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Kwasi Kwarteng told shoppers not to panic over supermarket shortages as retailers warned the situation around alerts from the NHS app is “untenable” and requires an urgent rule change.
As a record was set when the number of pings exceeded 600,000 in a week, he told businesses to follow the isolation advice after a boss of a food distributor revealed he was asking delivery drivers to take tests over quarantining.
Downing Street this week suggested that there would be no list of sectors whose fully-vaccinated workers could face loosened isolation restrictions to prevent staff shortages.
But in the face of mounting pressure, Mr Kwarteng said: “We’re looking at different sectors and we will be publishing today the sectors that will be affected.”
He told BBC Radio 4’s Today programme that “I don’t think it’s a question of applying for this”, despite No 10 having said businesses need to apply to Government departments.
Mr Kwarteng said he would not “pre-empt” the list when asked if the food industry would be on it, amid pleas from bosses to prevent major staff shortages as Covid-19 cases soar.
But he told BBC Breakfast the list would be “very narrow, simply because we don’t want to get into a huge debate about who is exempt”.
NHS figures showed a record 618,903 alerts were sent to users of the NHS Covid-19 app in England and Wales in the week to July 14, telling them they had been in close contact with someone who had tested positive for coronavirus.
Iceland’s managing director, Richard Walker, said the supermarket was having to hire 2,000 temporary workers to prepare for “the exponential rise in pinging”.
Mr Walker told Today: “The dramatic pictures that you might have seen in the media are isolated incidents and not widespread.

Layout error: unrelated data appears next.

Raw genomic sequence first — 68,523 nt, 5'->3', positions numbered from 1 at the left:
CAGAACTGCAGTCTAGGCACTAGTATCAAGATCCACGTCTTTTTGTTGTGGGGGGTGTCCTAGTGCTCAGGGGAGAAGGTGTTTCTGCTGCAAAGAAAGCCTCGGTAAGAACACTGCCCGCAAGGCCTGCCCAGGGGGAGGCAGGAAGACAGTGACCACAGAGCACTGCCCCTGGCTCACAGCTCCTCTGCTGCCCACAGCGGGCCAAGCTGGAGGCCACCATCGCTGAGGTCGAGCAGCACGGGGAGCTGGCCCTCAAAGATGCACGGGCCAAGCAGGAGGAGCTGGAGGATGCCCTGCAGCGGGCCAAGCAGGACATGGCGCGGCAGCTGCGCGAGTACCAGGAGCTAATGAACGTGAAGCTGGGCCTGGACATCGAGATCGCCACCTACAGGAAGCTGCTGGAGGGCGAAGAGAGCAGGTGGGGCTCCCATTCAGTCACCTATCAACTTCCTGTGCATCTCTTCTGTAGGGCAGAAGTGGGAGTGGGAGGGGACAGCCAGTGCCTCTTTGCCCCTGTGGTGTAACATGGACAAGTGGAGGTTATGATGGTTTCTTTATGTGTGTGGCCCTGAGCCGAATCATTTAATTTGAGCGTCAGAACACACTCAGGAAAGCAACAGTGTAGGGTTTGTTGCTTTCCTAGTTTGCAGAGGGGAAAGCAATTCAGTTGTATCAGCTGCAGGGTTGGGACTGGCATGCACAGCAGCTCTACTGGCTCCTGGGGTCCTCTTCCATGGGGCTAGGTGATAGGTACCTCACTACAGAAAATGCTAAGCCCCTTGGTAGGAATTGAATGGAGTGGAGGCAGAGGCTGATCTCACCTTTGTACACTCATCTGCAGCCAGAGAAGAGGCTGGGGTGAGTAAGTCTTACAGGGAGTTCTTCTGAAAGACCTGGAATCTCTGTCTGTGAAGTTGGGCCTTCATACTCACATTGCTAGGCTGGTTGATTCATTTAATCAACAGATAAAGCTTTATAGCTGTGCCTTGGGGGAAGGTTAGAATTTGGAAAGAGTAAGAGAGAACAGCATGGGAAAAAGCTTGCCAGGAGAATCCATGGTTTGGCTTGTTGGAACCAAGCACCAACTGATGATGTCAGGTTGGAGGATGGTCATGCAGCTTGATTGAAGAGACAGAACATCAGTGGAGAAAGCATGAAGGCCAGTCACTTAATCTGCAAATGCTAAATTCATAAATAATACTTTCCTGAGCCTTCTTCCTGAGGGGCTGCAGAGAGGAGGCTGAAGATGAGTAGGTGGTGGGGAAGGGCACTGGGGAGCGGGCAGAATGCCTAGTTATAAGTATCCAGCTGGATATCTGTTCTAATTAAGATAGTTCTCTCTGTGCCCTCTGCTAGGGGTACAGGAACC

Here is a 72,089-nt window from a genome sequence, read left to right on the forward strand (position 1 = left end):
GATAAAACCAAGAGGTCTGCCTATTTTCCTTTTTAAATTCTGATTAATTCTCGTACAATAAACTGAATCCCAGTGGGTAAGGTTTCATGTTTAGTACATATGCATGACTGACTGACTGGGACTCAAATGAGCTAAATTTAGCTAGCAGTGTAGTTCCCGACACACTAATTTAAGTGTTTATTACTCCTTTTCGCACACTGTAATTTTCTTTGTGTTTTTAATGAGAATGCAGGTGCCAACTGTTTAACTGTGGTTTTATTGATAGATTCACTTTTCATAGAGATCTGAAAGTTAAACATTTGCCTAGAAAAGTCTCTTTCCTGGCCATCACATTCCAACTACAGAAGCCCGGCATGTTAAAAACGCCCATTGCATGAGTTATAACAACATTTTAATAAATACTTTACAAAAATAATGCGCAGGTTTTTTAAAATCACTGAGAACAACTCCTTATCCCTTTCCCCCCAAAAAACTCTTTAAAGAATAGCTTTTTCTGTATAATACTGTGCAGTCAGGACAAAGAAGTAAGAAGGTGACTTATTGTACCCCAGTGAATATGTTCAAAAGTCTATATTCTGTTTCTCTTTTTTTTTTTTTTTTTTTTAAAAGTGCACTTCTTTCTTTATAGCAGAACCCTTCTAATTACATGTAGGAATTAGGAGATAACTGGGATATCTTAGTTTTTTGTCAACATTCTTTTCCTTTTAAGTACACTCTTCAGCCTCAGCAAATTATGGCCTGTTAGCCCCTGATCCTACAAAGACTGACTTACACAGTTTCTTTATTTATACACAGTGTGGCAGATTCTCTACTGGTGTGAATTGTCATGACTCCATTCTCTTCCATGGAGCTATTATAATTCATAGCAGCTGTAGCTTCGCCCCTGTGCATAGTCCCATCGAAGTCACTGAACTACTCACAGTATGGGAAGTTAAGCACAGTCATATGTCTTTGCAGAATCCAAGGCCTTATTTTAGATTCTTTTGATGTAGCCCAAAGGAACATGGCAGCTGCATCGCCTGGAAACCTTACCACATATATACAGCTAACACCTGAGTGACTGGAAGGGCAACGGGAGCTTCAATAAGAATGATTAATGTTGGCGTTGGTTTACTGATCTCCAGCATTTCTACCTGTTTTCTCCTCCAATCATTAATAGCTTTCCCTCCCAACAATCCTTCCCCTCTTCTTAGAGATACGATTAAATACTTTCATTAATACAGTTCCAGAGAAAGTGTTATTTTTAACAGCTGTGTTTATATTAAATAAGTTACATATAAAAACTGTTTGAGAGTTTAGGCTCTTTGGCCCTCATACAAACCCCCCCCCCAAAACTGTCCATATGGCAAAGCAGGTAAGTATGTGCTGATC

“But the people who should be panicking are the Government, and I believe that, you know, the sooner they clear up this mess, and get retail workers and HGV drivers on to the key worker list, the better.”
Mr Kwarteng responded: “He was right to say shoppers shouldn’t be panicking.
“I don’t quite know what he meant that the Government should be panicking, I’m not panicking.”
The British Retail Consortium (BRC) has urged ministers to “act fast” to allow fully-vaccinated workers, or those who test negative, to be exempt from isolation after a “ping”.
The Government will introduce a wider relaxation for all double-jabbed individuals but that will not come until August 16 – a month after most coronavirus laws ended.
That date “feels a long time away”, however, BRC chief executive Helen Dickinson said, as she warned stores are closing, hours are being reduced and consumers are facing reduced choice.
“I think what the most important thing for Government to do is to recognise that the current situation is untenable,” she told BBC Breakfast.
Boris Johnson announced the plan for a “small number” of critical workers to be able to continue their roles despite being pinged as he scrapped most of England’s Covid restrictions on Monday.
On Tuesday, the Prime Minister’s official spokesman said: “It’s not a blanket exemption and my understanding is we’re not going to be producing a list covering individual sectors, these business-critical areas will be able to apply for exemptions to their host departments.”